The COVID-19 pandemic has us grappling with new circumstances – and a new financial reality. While emergency savings are the key to weathering lean times, this crisis has hit all of us in an unprecedented way. Here, our Housing Counseling team has five tips to help you get through it.
1. Organize your bills by priority.
While everyone’s situation is unique, as a rule of thumb, you want to give higher priority to payments that:
- Help you stay housed – bills like rent, mortgage, property taxes, and HOA dues.
- Keep your utilities connected.
- Protect your income – these are costs that help keep you working, like transportation or car payments, car insurance, and childcare.
- Keep you out of additional financial or legal trouble – payments like child support, alimony, student loans, and tax liens that might incur financial or legal penalties or even get your wages garnished.
- Maintain your coverage – Don’t let medical insurance lapse. If you have a medical emergency, you want to make sure your costs are covered. Plus, Californians pay a penalty if uninsured.
While credit card payments and medical bills are important, if you’re forced to choose – prioritize the above needs. Even if you have collection accounts, don’t ignore those higher-priority bills to pay a debt collector, unless you are being sued. However, you don’t want to leave any of these debts for too long, or you’ll risk financial and legal consequences.
2. Cut back on those extras and find new places to save.
Take stock of your lower-priority and variable expenses and find as many places as you can to cut, even just a little. You’d be surprised at how much a few dollars saved here and there can add up!
- Eliminate services you can do without for the time being. Perhaps that’s cable, Netflix, or Hulu, or a membership you’re not using.
- Look at your food costs and cut back by eating out less, and making a weekly meal plan based on coupons and grocery deals you find.
- Cut back on your car trips to save on gas.
- Lower your thermostat.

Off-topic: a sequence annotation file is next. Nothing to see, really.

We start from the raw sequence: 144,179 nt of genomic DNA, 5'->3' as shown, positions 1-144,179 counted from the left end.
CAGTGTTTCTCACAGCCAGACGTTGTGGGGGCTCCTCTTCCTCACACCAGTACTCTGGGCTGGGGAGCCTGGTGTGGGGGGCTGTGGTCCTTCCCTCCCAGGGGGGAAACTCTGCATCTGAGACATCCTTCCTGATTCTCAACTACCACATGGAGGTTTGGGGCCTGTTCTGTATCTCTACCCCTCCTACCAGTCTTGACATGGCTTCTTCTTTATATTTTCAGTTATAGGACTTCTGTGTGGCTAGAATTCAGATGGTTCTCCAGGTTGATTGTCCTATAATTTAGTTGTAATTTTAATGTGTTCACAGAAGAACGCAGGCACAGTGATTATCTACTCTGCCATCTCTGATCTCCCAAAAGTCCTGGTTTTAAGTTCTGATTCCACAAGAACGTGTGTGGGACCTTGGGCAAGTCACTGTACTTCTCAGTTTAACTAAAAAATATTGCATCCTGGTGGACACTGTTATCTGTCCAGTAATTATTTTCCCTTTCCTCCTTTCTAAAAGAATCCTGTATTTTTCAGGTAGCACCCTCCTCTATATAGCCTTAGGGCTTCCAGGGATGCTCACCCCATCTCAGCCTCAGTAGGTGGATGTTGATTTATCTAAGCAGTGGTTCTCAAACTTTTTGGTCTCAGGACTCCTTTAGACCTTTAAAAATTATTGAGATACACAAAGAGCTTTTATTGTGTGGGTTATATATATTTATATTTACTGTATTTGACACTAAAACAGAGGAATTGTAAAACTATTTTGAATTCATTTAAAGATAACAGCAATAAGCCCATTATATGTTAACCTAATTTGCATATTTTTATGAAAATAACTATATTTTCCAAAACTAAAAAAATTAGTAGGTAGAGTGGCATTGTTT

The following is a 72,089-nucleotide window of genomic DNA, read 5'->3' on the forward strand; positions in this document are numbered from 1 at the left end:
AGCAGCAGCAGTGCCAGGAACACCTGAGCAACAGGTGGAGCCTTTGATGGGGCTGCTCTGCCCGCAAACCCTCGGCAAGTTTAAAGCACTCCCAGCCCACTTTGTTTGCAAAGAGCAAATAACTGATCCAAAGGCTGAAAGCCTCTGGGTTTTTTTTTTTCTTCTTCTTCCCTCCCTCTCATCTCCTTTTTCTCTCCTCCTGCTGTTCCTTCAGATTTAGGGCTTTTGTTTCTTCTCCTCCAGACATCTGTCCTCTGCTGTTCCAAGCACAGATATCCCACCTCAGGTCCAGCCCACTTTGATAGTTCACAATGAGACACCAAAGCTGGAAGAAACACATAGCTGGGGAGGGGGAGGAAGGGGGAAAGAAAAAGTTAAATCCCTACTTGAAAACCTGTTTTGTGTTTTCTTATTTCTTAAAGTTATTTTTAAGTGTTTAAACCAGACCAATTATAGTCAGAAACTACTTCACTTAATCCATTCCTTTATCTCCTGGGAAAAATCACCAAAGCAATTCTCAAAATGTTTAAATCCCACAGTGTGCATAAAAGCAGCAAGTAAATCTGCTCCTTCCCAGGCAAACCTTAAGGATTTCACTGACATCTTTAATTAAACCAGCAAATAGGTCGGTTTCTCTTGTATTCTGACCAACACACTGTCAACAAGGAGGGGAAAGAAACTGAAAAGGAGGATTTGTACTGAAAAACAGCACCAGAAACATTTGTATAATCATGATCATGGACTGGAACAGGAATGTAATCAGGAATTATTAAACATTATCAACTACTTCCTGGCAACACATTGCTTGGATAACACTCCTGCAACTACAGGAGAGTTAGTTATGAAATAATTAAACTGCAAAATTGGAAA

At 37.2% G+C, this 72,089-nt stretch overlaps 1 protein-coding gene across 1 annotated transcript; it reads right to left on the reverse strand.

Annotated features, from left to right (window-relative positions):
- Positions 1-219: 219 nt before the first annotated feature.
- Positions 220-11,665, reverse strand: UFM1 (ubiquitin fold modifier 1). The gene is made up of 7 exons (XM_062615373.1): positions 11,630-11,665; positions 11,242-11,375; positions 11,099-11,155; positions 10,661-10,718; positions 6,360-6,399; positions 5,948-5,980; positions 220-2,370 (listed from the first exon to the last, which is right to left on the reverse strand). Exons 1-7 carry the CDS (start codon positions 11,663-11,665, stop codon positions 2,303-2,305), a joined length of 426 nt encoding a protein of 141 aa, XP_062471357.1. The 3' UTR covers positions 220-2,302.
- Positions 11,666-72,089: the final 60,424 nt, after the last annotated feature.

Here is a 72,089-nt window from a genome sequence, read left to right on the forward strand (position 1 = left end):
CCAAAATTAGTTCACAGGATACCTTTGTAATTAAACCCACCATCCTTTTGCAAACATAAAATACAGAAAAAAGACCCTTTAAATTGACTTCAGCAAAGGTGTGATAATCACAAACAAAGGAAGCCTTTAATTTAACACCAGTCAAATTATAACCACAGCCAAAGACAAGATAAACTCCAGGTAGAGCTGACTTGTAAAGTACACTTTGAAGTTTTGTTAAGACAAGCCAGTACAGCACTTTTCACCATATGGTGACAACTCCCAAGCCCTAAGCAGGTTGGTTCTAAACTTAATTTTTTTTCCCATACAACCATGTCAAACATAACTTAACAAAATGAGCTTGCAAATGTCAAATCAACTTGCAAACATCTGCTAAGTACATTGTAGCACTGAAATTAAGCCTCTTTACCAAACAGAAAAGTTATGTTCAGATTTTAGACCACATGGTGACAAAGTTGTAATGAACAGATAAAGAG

- Renegotiate your cell phone contract for a lower cost plan.
- Check with your providers to see if you qualify for low-cost programs for essential services like utilities, cell phone, prescription drugs.
3. Talk to your creditors.
That’s right. If you have to miss a bill payment, contact your creditors right away and explain the situation. Some may be willing to work with you and make a repayment arrangement, change the due date so it lines up with your payday or benefit schedule, or forgive the late payment fees.
4. Rotate your bills.
Of course, all expenses are important, and ideally you want to keep on schedule with all of them. However, if you must, you can rotate the bills you pay each month – prioritizing those high-need bills above. It’s not an ideal situation, but it can prevent you from losing your car, home, or utilities – a short-term fix while you work on a long-term solution.
5. Ask for help.
Some organizations offer financial assistance like one-time rent or utility payments. Call 211 to get connected to health and social services resources in your area. You can also connect with a HUD-Certified Housing Counselor, like our full-time team here at Habitat East Bay/Silicon Valley. We offer specialized assistance and can help you build a plan that keeps you on top of your bills and expenses, and lays a strong financial foundation for the future. Attend one of our free upcoming Zoom workshops about managing your expenses in a crisis, or find us anytime – 510-803-3373 to reach a Housing Counselor in Oakland, 408-620-3411 to reach one in Milpitas, or on the web at https://www.habitatebsv.org/services/housing-counseling.